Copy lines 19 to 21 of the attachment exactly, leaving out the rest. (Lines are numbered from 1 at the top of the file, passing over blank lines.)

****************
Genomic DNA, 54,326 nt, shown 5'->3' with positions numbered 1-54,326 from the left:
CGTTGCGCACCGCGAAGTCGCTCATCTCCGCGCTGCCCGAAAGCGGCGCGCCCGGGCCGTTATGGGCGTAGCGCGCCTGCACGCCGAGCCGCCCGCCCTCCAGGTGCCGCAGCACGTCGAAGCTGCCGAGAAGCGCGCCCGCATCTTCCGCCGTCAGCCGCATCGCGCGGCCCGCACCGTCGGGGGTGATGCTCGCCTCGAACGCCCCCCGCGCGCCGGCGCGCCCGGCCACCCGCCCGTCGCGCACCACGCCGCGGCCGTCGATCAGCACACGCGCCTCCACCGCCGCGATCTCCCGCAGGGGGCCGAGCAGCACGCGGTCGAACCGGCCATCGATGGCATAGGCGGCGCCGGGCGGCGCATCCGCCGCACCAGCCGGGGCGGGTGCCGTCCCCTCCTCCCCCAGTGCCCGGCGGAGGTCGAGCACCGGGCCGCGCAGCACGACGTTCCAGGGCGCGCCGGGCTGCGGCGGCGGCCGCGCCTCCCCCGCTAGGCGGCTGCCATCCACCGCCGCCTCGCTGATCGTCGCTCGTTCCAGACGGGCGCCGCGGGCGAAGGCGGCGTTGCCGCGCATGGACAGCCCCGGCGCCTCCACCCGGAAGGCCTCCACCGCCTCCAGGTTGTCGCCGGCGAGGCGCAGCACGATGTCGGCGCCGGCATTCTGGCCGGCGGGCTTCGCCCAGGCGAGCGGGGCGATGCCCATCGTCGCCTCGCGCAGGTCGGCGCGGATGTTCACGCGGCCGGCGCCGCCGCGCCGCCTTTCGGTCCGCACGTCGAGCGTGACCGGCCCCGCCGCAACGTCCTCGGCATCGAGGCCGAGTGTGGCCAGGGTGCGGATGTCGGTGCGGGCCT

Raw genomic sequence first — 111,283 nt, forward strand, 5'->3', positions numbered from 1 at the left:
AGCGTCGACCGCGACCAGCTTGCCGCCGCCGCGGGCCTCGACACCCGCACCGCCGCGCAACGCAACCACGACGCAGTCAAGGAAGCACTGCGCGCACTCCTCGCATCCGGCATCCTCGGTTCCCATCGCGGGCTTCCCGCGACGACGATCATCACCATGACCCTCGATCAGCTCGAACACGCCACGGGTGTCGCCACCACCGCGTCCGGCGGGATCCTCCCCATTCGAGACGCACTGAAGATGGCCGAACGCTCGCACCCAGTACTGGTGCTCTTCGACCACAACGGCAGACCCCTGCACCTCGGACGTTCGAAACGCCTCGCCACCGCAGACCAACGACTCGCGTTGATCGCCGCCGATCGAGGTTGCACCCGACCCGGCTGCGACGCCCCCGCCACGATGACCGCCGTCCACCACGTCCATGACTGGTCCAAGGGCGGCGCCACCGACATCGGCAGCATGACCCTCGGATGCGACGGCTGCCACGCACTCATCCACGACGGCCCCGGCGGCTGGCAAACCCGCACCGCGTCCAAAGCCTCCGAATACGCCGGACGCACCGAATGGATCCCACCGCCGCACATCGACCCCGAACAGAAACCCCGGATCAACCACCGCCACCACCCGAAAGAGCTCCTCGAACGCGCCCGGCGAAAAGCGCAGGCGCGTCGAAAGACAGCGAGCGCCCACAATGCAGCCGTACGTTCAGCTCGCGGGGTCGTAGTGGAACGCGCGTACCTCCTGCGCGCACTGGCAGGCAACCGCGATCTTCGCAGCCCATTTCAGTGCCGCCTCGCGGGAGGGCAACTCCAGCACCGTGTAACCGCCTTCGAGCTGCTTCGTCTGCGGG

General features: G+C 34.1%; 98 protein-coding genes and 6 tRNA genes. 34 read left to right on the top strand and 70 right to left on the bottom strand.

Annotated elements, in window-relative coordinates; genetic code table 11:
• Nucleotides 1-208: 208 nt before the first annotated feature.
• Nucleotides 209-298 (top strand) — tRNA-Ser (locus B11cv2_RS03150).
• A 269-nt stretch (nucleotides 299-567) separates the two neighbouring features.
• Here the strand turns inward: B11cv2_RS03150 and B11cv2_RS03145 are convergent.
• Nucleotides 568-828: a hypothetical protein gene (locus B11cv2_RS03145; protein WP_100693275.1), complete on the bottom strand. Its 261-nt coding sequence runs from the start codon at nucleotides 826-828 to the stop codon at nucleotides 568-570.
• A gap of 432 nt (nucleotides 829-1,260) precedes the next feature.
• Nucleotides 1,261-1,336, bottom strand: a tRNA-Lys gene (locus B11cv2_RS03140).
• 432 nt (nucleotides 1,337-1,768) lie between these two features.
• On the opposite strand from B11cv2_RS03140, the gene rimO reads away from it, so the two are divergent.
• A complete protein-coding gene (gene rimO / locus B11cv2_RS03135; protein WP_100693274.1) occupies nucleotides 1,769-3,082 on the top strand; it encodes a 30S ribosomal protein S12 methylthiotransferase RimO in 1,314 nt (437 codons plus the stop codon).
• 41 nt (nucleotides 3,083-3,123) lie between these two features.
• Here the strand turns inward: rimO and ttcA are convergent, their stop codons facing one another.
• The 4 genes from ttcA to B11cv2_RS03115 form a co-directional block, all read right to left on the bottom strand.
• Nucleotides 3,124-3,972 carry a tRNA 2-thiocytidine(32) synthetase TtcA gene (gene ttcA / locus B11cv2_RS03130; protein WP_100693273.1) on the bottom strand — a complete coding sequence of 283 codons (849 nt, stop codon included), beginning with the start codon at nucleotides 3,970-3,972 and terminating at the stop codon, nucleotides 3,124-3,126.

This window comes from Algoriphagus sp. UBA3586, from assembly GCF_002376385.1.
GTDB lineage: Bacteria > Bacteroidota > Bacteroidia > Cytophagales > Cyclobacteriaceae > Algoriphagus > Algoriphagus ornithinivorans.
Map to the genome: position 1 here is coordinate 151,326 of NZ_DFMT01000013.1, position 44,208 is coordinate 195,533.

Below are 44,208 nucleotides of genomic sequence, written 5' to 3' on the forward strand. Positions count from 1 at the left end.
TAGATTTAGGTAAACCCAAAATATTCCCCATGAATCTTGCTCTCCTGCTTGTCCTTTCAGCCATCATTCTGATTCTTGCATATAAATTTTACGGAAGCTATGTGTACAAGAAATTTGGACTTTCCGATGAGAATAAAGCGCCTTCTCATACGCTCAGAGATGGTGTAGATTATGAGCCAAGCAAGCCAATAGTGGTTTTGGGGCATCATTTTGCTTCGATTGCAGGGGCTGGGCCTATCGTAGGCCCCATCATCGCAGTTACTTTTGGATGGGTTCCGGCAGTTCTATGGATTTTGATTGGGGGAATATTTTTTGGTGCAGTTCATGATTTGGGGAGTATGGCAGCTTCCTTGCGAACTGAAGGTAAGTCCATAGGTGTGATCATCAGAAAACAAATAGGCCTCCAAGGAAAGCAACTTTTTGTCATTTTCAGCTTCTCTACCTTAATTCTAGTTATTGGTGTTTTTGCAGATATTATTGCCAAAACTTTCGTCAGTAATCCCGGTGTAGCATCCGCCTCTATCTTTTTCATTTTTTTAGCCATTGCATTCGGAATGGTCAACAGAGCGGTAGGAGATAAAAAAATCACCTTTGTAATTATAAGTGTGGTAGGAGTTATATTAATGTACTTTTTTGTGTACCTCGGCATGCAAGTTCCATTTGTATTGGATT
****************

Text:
• The 4 genes from ttcA to B11cv2_RS03115 form a co-directional block, all read right to left on the bottom strand.
• Nucleotides 3,124-3,972 carry a tRNA 2-thiocytidine(32) synthetase TtcA gene (gene ttcA / locus B11cv2_RS03130; protein WP_100693273.1) on the bottom strand — a complete coding sequence of 283 codons (849 nt, stop codon included), beginning with the start codon at nucleotides 3,970-3,972 and terminating at the stop codon, nucleotides 3,124-3,126.

This window comes from Algoriphagus sp. UBA3586, from assembly GCF_002376385.1.